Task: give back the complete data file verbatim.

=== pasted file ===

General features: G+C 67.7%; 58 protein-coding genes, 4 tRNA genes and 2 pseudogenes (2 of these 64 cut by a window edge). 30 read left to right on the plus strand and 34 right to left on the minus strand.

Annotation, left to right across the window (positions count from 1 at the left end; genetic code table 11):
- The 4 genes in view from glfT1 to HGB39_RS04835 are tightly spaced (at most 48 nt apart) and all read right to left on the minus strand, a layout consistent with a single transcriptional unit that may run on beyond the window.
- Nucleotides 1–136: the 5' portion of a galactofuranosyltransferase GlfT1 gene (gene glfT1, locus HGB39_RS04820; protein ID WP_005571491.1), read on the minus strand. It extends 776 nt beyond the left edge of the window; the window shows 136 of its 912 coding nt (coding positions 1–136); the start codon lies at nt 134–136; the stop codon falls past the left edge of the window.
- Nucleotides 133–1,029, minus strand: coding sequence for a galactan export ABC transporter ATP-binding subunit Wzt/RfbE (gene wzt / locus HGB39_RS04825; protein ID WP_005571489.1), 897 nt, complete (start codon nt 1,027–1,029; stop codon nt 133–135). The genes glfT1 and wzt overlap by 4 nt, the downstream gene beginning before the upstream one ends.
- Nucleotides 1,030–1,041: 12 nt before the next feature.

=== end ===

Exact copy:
General features: G+C 67.7%; 58 protein-coding genes, 4 tRNA genes and 2 pseudogenes (2 of these 64 cut by a window edge). 30 read left to right on the plus strand and 34 right to left on the minus strand.

Annotation, left to right across the window (positions count from 1 at the left end; genetic code table 11):
- The 4 genes in view from glfT1 to HGB39_RS04835 are tightly spaced (at most 48 nt apart) and all read right to left on the minus strand, a layout consistent with a single transcriptional unit that may run on beyond the window.
- Nucleotides 1–136: the 5' portion of a galactofuranosyltransferase GlfT1 gene (gene glfT1, locus HGB39_RS04820; protein ID WP_005571491.1), read on the minus strand. It extends 776 nt beyond the left edge of the window; the window shows 136 of its 912 coding nt (coding positions 1–136); the start codon lies at nt 134–136; the stop codon falls past the left edge of the window.
- Nucleotides 133–1,029, minus strand: coding sequence for a galactan export ABC transporter ATP-binding subunit Wzt/RfbE (gene wzt / locus HGB39_RS04825; protein ID WP_005571489.1), 897 nt, complete (start codon nt 1,027–1,029; stop codon nt 133–135). The genes glfT1 and wzt overlap by 4 nt, the downstream gene beginning before the upstream one ends.
- Nucleotides 1,030–1,041: 12 nt before the next feature.